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Towards a Greener Malaysia

As a young man, Gregers Reimann would make the long journey from his home in Copenhagen to visit his parents, who were living in Malaysia at the time. Like many foreigners, Gregers found something to his liking here in Malaysia, and after participating in a bilateral educational exchange programme with Universiti Putra Malaysia in 1999, he decided to move here more permanently in 2005.

Nearly eight years on, he’s convinced he made the right choice. While on his exchange programme here in Malaysia, he chanced to meet a like-minded Dane with a twin passion for engineering and environmentalism and the pair teamed up. Today, Gregers is putting his passion to good use as the Managing Director of Bangsar-based IEN Consultants, a company that specialises in optimising buildings to be energy-efficient or “green.”

In even a short conversation with Gregers, it’s clear that this 37-year-old Dane has a real vision to match his passion for sustainable, environmentally minded building practices. “I’d like to see Malaysia become a regional leader in green building technology,” he said. IEN is already on the task, working on major projects such as KLIA2 and celebrating some of its past successes, including the stunning Diamond Building in Putrajaya; a seven-storey paragon of energy efficiency and the headquarters – fittingly enough – of the Malaysia Energy Commission. The award-winning building, the first in Malaysia to receive the top-tier Platinum rating of the country’s Green Building Index, and lauded recently as the most energy-efficient building at the ASEAN Energy Awards, boasts energy consumption that is only one-third that of a normal building of this size, resulting in not only a greener planet, but real, measurable savings, too – a staggering RM1 million per year. Gregers notes, “Such a building will cost more initially, of course. The typical green building will run about 5% higher in building costs, but will deliver a 50% savings in energy, and thus pay for its additional costs in about five years. Beyond that, the savings are just added to the company’s bottom line year after year.”

Gregers talks excitedly about Malaysia’s potential to be a real industry standard-bearer, too. Given the country’s aspirations to become fully developed by 2020, why not make environmental accountability a part of that platform, he queries. “I’d like to see Malaysia make green, or even carbon-neutral buildings mandatory by that time,” he explained. “It’s environmentally responsible, obviously, but it also makes sense financially. Every facet of a building is involved, from energy consumption, to water, to the materials used, to the quality of the air inside. It’s all interrelated. We even use in-house computer programmes to create a solar profile of a building, performing daylight simulations, and fluid dynamic simulations.”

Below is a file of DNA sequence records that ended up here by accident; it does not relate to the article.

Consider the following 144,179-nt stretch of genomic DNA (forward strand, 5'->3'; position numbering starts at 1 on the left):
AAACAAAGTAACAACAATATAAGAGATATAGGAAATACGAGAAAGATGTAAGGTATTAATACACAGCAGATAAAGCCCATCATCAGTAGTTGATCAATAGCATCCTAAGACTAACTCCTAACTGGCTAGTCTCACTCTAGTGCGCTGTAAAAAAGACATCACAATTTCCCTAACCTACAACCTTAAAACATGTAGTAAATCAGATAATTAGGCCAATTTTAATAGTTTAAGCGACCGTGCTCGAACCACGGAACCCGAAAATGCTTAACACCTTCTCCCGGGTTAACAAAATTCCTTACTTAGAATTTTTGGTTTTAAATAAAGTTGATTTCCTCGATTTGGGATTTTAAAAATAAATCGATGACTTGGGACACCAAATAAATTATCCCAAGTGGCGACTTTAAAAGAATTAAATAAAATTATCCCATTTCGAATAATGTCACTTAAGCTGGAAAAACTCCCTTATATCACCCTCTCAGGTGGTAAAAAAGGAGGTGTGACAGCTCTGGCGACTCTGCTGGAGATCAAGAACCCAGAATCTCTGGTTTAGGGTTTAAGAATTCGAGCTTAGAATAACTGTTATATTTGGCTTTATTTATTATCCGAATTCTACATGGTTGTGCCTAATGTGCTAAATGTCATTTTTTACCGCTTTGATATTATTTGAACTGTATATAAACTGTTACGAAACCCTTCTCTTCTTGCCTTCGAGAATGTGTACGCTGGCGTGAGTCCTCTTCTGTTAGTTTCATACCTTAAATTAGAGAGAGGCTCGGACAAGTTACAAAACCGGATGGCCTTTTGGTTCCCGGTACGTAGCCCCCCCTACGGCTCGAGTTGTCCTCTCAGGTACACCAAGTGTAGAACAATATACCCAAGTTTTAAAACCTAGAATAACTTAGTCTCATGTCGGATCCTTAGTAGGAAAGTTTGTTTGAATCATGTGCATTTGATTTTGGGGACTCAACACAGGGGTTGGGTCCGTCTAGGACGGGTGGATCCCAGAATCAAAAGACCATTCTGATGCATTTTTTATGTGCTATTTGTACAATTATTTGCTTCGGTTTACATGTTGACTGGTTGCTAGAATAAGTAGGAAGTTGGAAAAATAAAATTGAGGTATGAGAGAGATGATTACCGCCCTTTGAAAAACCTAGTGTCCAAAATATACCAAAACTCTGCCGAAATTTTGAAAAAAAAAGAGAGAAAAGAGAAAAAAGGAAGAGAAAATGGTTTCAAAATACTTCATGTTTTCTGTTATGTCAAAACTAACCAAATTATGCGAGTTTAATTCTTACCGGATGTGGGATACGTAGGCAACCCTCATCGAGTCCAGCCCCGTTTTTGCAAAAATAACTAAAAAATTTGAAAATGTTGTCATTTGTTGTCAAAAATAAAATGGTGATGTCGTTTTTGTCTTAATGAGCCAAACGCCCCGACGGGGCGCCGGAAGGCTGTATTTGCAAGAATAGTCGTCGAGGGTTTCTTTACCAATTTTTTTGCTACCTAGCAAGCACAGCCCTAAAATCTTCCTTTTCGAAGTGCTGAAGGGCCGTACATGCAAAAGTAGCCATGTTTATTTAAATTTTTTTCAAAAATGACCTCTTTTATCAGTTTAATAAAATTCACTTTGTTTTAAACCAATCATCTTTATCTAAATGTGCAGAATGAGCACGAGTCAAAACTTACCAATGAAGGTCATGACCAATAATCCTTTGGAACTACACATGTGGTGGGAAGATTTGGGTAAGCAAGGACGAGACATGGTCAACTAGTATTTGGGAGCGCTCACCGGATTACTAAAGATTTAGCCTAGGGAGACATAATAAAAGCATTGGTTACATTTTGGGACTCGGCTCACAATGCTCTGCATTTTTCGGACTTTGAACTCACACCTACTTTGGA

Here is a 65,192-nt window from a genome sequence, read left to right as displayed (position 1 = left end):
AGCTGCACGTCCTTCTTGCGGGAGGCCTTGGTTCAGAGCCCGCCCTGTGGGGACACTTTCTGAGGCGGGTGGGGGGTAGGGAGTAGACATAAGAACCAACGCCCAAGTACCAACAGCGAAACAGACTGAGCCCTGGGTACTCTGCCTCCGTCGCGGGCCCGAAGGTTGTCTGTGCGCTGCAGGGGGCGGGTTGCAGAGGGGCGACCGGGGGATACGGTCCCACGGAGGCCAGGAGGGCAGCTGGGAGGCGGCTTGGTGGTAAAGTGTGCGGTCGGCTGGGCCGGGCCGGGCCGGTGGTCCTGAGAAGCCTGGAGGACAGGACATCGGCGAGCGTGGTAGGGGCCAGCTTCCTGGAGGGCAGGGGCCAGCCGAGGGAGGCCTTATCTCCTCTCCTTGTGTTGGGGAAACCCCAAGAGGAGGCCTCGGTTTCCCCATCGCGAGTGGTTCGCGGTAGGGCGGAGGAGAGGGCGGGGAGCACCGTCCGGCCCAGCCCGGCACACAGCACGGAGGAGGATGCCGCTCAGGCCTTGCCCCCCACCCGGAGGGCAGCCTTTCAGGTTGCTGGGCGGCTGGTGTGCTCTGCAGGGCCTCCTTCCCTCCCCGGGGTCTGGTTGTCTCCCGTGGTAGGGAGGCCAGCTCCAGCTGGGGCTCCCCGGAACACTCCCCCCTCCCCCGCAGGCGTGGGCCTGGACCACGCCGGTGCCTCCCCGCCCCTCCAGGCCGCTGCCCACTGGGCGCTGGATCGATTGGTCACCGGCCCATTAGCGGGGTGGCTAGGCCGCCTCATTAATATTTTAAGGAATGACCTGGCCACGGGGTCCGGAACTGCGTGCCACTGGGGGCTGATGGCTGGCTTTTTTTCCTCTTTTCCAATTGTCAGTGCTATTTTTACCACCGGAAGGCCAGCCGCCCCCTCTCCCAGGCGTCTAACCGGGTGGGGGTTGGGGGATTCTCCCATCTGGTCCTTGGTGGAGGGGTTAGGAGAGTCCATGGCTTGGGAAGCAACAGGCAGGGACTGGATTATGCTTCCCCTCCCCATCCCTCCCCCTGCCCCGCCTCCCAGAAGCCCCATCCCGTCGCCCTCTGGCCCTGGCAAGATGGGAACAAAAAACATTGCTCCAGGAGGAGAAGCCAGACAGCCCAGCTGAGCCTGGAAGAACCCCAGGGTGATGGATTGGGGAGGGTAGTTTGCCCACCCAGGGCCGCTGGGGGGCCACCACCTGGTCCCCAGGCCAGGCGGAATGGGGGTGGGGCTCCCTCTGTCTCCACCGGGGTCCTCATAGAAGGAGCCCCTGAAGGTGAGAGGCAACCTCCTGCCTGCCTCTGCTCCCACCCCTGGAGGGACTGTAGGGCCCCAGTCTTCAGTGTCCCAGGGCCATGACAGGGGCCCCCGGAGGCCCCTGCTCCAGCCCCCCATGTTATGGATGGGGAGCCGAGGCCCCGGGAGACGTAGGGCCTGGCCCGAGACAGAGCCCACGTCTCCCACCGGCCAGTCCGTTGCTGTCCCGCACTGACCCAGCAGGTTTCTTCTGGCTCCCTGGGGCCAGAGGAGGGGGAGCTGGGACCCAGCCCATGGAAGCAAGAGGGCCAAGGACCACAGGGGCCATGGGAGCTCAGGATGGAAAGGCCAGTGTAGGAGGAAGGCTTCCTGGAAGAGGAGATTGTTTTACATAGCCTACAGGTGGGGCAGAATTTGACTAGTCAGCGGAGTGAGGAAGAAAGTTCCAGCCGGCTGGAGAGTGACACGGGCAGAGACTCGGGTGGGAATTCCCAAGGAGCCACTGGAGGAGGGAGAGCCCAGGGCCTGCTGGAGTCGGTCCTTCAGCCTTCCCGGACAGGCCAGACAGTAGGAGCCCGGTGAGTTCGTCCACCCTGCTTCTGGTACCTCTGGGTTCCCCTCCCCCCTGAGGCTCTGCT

And lest you think Gregers’ passion for environmental stewardship is confined to his job, think again. He has also pioneered a well-received recycling programme in his condo, making it easy for residents to recycle their glass, plastic, and paper products. In Bangsar, he’s well-known as “the foreigner on that bizarre bike.” If you live or work in the area of IEN’s office, you’re likely to have seen Gregers tooling along on his Yike Bike, an ingenious Kiwi-built electric bicycle that zips along at up to 23 km/hr, then folds easily and quickly to a compact 14-kg package. “It’s not only a very green technology,” Gregers explains, “but also a rather addictive one! It’s so practical. When I go for lunch with my colleagues, I will always be the first one to arrive. I just ride down to Bangsar and while they’re still circling around in traffic, searching for a parking space, I have already folded up the bike, which takes about 10-15 seconds, and found my seat.”

Gregers, every bit the energy engineer that his degree proclaims him to be, did the maths and found that charging the battery on the Yike Bike requires 0.22 kWh, or about 20 sen per day, for a round trip between home and office. To really make the green point, he found that this handy transporter, in terms of kWh per 100km travelled, uses only 2.3% of what the average passenger car uses. After having used the e-bike for a few months, Gregers has become the de facto brand ambassador for Yike Bike!

It’s a delight to talk to an expat who is not passively accepting the enjoyable lifestyle that Malaysia affords, but rather truly embracing the country as his home away from home, and is actively working to make it a better place for us all.

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This article was written by Chad Merchant for The Expat magazine.
Source: The Expat November 2012

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